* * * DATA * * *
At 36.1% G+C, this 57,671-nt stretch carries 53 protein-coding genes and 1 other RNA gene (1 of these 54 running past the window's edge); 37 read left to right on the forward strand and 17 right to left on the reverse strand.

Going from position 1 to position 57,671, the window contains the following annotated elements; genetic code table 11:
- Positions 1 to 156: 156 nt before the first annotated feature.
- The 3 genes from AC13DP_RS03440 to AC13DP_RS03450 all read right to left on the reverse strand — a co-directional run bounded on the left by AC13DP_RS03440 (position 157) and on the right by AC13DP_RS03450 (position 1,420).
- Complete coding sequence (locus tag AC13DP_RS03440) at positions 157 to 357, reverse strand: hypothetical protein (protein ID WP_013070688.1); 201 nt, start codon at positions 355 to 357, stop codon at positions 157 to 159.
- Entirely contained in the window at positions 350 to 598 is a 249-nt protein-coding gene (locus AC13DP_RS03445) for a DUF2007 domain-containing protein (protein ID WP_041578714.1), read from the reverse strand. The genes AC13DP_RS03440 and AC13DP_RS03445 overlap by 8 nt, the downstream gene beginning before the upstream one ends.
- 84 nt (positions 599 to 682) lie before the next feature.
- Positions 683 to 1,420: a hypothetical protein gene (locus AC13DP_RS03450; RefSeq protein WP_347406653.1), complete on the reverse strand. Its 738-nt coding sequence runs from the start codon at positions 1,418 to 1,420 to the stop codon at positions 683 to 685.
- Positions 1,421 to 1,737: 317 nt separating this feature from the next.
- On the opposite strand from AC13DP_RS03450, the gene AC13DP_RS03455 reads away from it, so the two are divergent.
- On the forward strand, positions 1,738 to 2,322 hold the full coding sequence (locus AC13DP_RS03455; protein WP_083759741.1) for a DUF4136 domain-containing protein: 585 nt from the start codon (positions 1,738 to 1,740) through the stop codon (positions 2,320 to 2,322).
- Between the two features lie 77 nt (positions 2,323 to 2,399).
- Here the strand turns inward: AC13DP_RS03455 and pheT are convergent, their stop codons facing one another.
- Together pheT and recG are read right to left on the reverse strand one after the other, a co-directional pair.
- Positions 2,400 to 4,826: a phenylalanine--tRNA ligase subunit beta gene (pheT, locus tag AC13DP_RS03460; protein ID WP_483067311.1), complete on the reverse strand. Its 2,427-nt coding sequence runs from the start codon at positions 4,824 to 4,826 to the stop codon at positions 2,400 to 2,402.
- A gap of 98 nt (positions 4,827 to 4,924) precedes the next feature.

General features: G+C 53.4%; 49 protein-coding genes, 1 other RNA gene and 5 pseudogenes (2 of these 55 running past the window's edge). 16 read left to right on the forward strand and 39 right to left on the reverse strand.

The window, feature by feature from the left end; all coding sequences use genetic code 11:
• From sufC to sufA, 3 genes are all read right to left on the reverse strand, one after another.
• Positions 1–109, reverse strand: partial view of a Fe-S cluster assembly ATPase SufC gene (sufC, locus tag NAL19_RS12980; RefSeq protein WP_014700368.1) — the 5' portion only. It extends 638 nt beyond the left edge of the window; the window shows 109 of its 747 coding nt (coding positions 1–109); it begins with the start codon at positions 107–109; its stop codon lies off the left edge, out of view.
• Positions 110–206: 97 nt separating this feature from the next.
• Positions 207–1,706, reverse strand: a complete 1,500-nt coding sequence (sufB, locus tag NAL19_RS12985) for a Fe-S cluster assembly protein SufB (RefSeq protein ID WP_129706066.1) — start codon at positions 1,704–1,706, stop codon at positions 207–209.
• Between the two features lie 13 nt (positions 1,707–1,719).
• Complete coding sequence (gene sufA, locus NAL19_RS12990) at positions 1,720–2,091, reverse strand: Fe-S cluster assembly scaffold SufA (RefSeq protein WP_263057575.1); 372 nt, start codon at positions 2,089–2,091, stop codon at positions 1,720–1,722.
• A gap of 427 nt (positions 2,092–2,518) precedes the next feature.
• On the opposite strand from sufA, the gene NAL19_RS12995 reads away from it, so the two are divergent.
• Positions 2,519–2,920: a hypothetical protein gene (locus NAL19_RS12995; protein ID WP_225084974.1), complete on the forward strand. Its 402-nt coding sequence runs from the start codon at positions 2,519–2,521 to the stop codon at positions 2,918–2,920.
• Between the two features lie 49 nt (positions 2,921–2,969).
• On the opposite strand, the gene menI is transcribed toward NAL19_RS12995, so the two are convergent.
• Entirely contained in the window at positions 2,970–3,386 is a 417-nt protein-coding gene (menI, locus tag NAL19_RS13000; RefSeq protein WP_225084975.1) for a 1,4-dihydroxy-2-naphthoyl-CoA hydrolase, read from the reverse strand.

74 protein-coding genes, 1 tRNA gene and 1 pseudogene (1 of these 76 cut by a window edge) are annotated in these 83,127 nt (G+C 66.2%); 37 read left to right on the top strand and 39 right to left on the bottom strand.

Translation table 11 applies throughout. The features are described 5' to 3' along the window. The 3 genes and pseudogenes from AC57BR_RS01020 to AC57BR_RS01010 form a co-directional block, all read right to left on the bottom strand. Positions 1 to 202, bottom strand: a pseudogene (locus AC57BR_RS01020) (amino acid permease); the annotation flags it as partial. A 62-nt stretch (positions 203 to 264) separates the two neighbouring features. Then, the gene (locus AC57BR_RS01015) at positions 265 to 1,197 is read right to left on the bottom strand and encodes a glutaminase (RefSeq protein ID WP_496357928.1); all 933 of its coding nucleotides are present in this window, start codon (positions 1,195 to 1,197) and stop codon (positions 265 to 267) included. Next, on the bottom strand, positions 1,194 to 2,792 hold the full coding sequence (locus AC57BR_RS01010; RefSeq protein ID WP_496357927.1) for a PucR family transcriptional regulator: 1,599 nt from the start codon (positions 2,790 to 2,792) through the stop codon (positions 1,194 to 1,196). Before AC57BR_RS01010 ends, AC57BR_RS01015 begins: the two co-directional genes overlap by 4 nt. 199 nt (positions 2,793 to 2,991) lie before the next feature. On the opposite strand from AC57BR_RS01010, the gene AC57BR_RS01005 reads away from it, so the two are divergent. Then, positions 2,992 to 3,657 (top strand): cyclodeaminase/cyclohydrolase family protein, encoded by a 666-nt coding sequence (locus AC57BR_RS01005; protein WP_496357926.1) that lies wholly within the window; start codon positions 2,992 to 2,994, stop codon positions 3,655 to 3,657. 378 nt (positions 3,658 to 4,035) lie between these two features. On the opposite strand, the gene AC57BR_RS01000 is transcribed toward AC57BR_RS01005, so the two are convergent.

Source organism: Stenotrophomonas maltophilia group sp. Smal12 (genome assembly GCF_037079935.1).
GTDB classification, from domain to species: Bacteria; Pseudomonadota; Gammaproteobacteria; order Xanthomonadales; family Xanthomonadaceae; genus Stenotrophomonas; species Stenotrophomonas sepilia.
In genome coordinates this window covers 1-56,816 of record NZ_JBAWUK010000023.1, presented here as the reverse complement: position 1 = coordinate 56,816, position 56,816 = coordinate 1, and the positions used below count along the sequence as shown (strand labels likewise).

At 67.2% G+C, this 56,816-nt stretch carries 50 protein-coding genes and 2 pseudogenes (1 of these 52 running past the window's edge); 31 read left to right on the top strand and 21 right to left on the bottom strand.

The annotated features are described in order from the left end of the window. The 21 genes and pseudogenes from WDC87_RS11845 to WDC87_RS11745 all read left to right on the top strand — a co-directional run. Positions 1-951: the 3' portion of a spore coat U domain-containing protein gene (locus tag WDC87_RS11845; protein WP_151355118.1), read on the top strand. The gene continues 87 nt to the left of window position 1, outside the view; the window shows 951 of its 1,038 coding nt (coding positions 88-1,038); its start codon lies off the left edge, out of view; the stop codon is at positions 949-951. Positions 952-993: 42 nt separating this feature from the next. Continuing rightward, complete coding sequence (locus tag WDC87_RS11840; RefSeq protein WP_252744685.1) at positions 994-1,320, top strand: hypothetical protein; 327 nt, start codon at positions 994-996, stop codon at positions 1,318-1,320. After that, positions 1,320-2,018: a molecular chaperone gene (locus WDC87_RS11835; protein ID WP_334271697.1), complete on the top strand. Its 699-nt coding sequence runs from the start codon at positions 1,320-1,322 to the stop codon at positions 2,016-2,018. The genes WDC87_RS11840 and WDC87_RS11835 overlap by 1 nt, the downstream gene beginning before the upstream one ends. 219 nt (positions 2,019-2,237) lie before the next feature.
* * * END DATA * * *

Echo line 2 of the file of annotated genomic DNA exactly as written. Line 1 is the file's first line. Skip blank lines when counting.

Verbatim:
Going from position 1 to position 57,671, the window contains the following annotated elements; genetic code table 11: